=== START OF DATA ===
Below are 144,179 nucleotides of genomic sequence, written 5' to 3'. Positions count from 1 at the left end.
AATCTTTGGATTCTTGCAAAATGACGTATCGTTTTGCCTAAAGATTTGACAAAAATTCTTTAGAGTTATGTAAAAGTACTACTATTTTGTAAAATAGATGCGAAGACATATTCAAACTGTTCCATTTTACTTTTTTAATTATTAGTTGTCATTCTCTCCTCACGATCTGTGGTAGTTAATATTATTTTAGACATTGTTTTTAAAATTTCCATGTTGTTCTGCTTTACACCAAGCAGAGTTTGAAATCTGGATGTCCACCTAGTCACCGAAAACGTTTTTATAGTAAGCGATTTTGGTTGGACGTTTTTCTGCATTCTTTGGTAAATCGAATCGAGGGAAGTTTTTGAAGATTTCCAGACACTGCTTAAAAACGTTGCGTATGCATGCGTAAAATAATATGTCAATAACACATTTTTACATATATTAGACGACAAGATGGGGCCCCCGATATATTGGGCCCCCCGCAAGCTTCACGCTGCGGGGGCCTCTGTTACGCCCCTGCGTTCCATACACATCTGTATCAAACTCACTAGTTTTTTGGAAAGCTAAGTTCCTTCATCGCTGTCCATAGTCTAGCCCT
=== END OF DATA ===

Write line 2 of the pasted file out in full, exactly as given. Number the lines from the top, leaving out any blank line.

AATCTTTGGATTCTTGCAAAATGACGTATCGTTTTGCCTAAAGATTTGACAAAAATTCTTTAGAGTTATGTAAAAGTACTACTATTTTGTAAAATAGATGCGAAGACATATTCAAACTGTTCCATTTTACTTTTTTAATTATTAGTTGTCATTCTCTCCTCACGATCTGTGGTAGTTAATATTATTTTAGACATTGTTTTTAAAATTTCCATGTTGTTCTGCTTTACACCAAGCAGAGTTTGAAATCTGGATGTCCACCTAGTCACCGAAAACGTTTTTATAGTAAGCGATTTTGGTTGGACGTTTTTCTGCATTCTTTGGTAAATCGAATCGAGGGAAGTTTTTGAAGATTTCCAGACACTGCTTAAAAACGTTGCGTATGCATGCGTAAAATAATATGTCAATAACACATTTTTACATATATTAGACGACAAGATGGGGCCCCCGATATATTGGGCCCCCCGCAAGCTTCACGCTGCGGGGGCCTCTGTTACGCCCCTGCGTTCCATACACATCTGTATCAAACTCACTAGTTTTTTGGAAAGCTAAGTTCCTTCATCGCTGTCCATAGTCTAGCCCT